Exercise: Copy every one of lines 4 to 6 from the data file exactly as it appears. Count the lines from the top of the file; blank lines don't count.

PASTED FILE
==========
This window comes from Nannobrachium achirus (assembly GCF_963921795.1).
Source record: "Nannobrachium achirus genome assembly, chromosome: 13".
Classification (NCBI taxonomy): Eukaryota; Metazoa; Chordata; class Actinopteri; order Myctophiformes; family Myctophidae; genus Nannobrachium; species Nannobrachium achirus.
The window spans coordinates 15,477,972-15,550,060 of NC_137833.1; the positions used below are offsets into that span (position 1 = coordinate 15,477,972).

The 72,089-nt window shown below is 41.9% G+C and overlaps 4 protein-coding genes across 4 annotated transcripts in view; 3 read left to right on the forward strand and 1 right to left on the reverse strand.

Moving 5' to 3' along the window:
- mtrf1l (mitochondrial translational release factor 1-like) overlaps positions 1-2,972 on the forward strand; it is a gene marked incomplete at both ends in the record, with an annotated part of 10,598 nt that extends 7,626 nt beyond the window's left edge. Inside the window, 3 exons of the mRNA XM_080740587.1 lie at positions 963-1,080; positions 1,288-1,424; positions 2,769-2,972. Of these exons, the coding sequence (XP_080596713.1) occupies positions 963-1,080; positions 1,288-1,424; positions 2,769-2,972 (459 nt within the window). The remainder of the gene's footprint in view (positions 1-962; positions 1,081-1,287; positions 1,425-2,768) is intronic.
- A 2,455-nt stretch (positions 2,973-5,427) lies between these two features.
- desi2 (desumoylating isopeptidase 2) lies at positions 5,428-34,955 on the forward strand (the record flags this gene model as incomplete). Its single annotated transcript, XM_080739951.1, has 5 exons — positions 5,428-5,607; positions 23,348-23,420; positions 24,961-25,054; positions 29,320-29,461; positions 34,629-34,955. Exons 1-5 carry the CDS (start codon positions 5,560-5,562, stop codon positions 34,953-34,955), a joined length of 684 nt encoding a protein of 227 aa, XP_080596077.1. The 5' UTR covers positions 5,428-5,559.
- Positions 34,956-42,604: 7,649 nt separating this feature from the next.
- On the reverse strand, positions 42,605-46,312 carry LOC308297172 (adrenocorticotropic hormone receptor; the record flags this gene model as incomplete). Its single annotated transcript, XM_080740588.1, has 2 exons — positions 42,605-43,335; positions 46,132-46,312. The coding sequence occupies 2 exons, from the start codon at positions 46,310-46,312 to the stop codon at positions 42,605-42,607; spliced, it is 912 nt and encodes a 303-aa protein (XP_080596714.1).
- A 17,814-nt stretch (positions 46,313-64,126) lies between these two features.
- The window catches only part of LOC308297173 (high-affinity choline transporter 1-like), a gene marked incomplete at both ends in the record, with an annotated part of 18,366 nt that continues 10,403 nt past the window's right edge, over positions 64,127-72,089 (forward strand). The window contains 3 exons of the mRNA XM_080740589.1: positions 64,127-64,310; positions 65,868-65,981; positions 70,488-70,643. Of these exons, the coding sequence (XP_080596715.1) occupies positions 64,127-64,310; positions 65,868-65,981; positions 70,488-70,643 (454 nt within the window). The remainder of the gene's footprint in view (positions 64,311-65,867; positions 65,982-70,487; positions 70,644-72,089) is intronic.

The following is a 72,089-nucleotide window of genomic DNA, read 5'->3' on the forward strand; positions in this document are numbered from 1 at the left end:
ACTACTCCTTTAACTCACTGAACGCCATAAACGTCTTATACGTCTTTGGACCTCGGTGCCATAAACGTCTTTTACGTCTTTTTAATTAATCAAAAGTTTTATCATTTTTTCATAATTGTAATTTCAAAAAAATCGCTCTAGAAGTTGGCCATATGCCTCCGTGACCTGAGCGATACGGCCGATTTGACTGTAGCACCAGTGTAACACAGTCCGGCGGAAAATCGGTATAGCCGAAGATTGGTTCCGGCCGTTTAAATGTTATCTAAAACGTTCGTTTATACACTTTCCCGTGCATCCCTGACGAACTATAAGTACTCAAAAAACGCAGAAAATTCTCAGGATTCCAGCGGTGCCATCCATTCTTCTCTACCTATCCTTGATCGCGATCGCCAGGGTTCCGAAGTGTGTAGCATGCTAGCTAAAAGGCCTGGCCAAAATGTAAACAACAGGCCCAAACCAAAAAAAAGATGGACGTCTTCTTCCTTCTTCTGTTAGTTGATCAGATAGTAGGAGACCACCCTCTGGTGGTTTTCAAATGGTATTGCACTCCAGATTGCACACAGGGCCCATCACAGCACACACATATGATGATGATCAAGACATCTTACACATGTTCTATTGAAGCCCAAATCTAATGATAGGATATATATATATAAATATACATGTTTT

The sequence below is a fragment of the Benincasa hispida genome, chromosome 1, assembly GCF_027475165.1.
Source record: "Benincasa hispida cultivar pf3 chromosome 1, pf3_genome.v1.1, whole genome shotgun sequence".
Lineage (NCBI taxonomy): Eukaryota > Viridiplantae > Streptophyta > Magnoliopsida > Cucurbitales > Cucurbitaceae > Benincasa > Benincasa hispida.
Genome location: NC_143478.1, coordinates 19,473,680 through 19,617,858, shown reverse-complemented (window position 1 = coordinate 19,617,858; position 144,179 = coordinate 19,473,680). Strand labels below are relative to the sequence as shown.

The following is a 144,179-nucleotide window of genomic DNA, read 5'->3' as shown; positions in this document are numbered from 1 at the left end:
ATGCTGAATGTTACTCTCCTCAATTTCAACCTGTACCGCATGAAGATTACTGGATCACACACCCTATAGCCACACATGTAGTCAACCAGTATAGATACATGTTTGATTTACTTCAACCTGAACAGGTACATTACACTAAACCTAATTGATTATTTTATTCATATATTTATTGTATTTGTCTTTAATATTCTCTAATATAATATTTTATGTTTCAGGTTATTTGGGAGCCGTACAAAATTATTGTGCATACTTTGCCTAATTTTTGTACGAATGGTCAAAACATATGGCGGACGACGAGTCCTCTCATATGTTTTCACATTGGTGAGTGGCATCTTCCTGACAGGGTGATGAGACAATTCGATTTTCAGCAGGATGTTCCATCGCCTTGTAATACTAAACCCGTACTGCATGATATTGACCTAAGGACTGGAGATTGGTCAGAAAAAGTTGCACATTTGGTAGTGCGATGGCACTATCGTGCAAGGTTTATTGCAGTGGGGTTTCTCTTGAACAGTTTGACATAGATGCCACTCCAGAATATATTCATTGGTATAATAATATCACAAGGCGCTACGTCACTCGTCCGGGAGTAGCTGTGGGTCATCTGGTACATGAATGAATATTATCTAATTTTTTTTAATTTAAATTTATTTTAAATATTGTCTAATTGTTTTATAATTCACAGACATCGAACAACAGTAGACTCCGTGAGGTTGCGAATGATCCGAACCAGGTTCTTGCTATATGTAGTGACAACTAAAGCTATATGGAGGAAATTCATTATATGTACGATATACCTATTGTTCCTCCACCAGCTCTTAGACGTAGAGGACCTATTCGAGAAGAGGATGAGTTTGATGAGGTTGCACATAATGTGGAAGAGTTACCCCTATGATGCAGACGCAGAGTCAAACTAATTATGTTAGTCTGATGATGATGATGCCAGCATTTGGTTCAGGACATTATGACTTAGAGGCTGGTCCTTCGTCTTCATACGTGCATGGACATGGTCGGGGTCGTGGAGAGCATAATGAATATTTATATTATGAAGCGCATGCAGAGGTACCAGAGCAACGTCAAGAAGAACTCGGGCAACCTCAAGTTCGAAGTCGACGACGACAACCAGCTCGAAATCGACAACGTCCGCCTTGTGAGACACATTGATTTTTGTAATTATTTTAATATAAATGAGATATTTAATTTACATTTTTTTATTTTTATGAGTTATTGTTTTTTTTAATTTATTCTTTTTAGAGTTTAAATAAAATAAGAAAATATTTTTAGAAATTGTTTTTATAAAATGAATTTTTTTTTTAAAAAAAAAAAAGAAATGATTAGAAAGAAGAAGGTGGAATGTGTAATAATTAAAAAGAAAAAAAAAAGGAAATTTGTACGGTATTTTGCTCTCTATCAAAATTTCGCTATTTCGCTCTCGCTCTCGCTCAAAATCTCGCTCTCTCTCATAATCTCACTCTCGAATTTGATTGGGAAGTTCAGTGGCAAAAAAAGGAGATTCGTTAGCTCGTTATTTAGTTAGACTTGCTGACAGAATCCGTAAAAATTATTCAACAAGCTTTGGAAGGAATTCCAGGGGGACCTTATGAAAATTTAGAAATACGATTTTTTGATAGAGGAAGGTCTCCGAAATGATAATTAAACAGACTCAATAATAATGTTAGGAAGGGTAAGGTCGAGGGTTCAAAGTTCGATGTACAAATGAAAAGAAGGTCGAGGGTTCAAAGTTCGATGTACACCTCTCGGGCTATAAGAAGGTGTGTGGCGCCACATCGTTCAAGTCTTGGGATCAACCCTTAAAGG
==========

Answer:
The window spans coordinates 15,477,972-15,550,060 of NC_137833.1; the positions used below are offsets into that span (position 1 = coordinate 15,477,972).

The 72,089-nt window shown below is 41.9% G+C and overlaps 4 protein-coding genes across 4 annotated transcripts in view; 3 read left to right on the forward strand and 1 right to left on the reverse strand.

Moving 5' to 3' along the window: